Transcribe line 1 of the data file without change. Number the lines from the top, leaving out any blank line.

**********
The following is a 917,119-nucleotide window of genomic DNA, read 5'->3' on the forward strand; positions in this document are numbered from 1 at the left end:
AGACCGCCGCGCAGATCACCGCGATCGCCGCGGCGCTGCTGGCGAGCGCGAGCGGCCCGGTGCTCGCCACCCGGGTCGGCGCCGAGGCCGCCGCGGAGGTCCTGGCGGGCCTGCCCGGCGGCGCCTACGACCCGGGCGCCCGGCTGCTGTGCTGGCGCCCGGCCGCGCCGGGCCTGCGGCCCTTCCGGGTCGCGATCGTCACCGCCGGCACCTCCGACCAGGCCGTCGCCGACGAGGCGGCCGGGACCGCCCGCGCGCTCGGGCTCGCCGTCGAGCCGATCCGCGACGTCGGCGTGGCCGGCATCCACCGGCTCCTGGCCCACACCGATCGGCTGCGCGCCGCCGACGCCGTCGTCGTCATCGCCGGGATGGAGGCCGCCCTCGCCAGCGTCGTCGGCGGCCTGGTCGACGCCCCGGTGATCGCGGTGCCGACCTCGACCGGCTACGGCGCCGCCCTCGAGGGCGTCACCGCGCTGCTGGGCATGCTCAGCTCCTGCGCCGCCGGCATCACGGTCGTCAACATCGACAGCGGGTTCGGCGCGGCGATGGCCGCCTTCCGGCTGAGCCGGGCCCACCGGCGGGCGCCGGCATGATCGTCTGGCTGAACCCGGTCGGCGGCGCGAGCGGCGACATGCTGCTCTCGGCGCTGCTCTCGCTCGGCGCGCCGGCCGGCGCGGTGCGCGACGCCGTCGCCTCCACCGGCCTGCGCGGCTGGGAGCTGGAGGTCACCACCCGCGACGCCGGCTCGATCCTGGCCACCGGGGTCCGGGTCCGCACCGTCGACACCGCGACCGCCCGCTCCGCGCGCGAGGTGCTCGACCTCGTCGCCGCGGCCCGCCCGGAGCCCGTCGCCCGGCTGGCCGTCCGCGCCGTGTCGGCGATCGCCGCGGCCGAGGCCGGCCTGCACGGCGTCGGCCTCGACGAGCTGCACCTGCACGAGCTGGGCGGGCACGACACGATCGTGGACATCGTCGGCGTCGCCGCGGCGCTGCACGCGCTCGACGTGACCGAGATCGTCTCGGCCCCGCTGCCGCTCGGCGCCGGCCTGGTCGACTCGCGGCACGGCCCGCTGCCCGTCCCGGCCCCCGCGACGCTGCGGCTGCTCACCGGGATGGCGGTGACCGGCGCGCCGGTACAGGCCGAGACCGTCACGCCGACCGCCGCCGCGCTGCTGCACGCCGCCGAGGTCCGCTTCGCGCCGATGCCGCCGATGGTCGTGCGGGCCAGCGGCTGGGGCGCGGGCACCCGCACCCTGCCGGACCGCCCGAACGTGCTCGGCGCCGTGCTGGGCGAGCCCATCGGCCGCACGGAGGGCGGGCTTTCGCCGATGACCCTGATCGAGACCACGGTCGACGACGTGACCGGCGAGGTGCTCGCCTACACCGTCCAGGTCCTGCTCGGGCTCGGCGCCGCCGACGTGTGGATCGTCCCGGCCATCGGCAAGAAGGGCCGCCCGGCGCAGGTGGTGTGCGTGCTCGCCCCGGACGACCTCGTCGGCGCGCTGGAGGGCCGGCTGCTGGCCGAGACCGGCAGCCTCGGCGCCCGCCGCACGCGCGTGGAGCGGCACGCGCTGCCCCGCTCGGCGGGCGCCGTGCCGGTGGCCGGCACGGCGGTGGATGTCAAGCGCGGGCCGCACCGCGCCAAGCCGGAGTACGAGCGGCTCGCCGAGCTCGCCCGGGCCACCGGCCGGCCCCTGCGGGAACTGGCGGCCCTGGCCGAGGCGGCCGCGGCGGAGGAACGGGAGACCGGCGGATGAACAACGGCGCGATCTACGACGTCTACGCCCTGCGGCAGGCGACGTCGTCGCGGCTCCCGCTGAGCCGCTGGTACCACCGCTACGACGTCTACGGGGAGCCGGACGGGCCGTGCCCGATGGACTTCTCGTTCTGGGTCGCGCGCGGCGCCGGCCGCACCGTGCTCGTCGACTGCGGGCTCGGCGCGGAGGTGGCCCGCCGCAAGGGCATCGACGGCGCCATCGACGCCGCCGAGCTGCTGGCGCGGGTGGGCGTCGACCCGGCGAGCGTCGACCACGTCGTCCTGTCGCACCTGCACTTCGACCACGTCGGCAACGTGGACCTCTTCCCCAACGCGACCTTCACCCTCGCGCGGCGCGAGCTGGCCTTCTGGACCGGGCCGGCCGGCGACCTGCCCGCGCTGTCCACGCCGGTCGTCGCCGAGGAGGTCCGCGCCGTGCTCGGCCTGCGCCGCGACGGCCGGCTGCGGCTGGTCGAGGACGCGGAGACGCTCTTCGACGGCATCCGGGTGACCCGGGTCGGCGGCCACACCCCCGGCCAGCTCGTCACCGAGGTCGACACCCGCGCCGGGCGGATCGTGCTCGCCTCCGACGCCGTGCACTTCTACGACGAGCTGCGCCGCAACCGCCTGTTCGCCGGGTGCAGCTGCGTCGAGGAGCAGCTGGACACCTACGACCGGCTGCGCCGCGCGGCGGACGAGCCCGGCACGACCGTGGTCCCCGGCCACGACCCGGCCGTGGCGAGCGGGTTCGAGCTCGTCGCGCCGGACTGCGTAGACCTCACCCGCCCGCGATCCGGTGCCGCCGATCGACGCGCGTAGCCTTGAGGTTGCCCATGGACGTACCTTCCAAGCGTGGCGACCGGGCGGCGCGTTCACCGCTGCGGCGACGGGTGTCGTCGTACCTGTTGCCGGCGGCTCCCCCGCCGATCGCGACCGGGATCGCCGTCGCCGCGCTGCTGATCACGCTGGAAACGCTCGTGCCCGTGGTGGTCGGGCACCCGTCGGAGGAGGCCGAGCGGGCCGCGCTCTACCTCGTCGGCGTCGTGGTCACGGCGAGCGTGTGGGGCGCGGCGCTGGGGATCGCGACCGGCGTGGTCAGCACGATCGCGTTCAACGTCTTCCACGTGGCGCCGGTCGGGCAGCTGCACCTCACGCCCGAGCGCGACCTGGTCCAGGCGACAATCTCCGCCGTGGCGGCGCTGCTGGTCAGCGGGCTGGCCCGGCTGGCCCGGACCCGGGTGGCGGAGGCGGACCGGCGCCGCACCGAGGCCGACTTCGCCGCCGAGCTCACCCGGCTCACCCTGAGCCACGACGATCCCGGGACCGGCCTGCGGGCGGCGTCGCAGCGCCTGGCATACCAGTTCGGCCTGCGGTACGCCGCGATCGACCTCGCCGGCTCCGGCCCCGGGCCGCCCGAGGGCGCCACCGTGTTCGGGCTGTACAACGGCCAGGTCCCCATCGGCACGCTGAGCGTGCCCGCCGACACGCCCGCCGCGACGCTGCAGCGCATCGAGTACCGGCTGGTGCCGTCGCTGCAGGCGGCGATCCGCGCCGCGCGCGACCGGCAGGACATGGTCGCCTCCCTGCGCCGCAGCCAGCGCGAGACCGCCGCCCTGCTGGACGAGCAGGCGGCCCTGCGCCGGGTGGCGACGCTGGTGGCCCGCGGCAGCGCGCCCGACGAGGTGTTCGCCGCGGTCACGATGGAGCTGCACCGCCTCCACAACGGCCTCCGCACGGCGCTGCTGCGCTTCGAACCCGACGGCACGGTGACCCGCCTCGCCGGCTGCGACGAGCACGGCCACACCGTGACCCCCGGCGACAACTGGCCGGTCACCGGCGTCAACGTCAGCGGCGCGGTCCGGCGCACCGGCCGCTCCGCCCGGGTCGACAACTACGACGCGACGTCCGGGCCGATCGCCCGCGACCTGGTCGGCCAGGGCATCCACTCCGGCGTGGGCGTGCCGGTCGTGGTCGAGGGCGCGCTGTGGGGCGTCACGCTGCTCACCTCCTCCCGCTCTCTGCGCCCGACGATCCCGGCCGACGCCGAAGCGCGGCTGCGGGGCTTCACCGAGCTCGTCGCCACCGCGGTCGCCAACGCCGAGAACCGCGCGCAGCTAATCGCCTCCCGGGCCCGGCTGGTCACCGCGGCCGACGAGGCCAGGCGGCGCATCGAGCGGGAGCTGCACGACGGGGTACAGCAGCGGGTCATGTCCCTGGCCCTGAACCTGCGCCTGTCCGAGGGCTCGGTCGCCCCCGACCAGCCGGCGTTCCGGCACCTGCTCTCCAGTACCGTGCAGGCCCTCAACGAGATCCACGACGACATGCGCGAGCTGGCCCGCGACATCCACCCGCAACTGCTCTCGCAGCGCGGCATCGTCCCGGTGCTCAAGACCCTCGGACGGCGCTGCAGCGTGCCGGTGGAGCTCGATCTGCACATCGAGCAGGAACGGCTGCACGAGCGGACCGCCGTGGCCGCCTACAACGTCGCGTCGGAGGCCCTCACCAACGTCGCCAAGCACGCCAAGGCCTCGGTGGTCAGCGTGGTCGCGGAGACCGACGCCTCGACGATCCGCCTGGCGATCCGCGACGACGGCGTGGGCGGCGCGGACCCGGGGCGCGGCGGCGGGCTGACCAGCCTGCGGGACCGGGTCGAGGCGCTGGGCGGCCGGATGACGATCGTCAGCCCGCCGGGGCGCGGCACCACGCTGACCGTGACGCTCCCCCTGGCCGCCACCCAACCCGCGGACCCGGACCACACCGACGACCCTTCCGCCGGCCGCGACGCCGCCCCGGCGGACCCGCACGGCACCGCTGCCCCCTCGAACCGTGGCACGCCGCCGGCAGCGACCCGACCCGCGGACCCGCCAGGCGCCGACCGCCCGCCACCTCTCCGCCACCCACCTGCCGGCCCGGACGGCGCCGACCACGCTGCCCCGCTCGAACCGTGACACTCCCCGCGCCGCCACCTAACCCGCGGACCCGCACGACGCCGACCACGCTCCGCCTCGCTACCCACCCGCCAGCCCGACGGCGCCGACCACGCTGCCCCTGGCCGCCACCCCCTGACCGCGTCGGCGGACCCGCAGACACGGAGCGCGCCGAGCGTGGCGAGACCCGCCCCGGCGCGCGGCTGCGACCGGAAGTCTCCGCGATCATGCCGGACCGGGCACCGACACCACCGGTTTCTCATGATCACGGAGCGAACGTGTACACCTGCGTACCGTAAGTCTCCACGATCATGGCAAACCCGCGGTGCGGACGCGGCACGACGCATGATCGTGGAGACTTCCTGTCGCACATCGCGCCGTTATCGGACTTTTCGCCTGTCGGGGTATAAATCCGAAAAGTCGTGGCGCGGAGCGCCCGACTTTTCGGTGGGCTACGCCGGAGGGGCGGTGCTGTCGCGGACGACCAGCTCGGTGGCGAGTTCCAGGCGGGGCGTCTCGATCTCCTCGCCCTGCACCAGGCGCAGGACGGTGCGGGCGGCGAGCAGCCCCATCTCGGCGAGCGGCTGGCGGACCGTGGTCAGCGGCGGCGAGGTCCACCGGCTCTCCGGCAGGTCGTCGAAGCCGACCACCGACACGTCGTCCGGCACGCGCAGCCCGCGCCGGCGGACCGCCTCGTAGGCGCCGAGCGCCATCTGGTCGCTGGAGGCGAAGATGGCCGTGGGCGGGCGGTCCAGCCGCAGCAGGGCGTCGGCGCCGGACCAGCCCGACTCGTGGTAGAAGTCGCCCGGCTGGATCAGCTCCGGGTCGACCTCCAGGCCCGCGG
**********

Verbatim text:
The following is a 917,119-nucleotide window of genomic DNA, read 5'->3' on the forward strand; positions in this document are numbered from 1 at the left end: